Is Micro-Chipping necessary in the Cutting Horse Industry?

November 5th, 2013 by CHTO


It’s always alarmed me at how exposed we leave our valuable horses to thieves, in unlocked stalls or pastures (although most thieves can’t catch a cold let alone a horse in a pasture). Are we too complacent?

I believe it’s law in some European countries to have horse’s micro-chipped with a  passport! With many neighboring countries and a lot of international traveling going on constantly, it makes sense.

So what is micro-chipping and what are the costs?
A microchip, an electronic device the size of a rice grain implanted invisibly in your horse’s neck, can provide him permanent identification. Etched with a unique number and encapsulated in glass, the chip (shown here enlarged) is inserted with a syringe. It can be activated by a hand-held radio-frequency scanner, which then reads the number. It functions for 25 years or longer.
Electronic ID can also improve infectious disease surveillance. In Louisiana, a program that mandates permanent identification in conjunction with a negative Coggins test proving the horse is EIA (Equine Infectious Anemia)-free has decreased the state’s incidence of EIA by 70 per cent.

When a horse is stolen or missing you can then report it to law enforcement and they will contact a number of Equine Protection Registry network affiliates such as brand inspectors, and Stolen Horse International etc.
The microchip however does not enable your horse to be located using GPS tracking equipment or satellite because the chip has no power source. So if your horse is stolen, the only way it will be found is if your horse is scanned by the thief or the new owner!!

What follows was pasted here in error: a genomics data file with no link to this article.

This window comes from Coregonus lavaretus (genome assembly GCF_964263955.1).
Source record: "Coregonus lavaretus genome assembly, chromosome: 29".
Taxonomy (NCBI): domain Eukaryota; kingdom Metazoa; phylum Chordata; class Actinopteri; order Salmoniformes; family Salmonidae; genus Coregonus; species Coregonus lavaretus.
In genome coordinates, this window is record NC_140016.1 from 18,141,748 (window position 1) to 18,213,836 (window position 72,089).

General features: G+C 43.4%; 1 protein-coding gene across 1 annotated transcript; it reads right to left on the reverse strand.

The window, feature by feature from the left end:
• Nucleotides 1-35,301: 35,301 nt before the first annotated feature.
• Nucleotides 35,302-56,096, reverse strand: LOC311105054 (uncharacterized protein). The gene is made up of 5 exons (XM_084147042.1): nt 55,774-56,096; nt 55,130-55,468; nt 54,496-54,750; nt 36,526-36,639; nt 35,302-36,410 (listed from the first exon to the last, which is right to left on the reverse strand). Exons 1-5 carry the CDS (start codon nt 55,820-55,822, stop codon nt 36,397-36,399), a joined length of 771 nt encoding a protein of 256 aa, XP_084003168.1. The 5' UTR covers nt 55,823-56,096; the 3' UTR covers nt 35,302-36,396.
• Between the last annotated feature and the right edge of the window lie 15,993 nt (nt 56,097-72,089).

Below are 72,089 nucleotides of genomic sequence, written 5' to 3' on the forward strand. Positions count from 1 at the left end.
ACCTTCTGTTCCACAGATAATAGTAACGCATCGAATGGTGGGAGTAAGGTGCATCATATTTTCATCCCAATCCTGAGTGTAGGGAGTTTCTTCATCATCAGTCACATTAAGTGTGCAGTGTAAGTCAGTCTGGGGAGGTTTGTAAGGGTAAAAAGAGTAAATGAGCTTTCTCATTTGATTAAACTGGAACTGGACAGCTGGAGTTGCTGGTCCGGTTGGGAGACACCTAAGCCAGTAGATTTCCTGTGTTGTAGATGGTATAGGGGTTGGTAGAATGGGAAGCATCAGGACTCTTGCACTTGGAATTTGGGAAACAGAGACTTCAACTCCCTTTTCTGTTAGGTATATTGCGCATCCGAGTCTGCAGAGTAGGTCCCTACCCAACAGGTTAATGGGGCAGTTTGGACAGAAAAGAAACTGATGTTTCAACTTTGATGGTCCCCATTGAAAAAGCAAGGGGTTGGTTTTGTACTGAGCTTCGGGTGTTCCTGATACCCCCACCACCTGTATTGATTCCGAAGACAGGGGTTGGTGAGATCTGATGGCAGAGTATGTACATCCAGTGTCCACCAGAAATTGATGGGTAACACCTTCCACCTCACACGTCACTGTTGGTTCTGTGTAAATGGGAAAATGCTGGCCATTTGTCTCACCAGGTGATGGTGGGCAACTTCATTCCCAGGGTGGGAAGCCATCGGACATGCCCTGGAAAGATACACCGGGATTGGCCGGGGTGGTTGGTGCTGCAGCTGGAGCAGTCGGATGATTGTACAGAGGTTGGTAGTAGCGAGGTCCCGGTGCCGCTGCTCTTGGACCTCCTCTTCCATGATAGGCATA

The actual cost of having the microchip placed in the horse is relatively inexpensive however registering the horse with various agencies and affiliates may make it less cost-effective.
Is the microchip only going to really deter theft when a GPS tracking system can be used? Or maybe we need to have our horses micro-chipped now to prevent substitution scandals like the Fine Cotton case in the Australian Thoroughbred industry in 1985 (The  horse Fine Cotton was substituted with another look-alike horse before a race and it won). So many scenarios, so many reasons!
Have you had any experience with identifying animals individually for either theft protection, disease prevention or reducing the incidence of horse swaps in competition and sales? Are there other ways this could benefit the cutting horse industry? Or do you see it as simply another expense, another way for middle men to make money and no real outcome is achieved? We’d love to hear your thoughts below!


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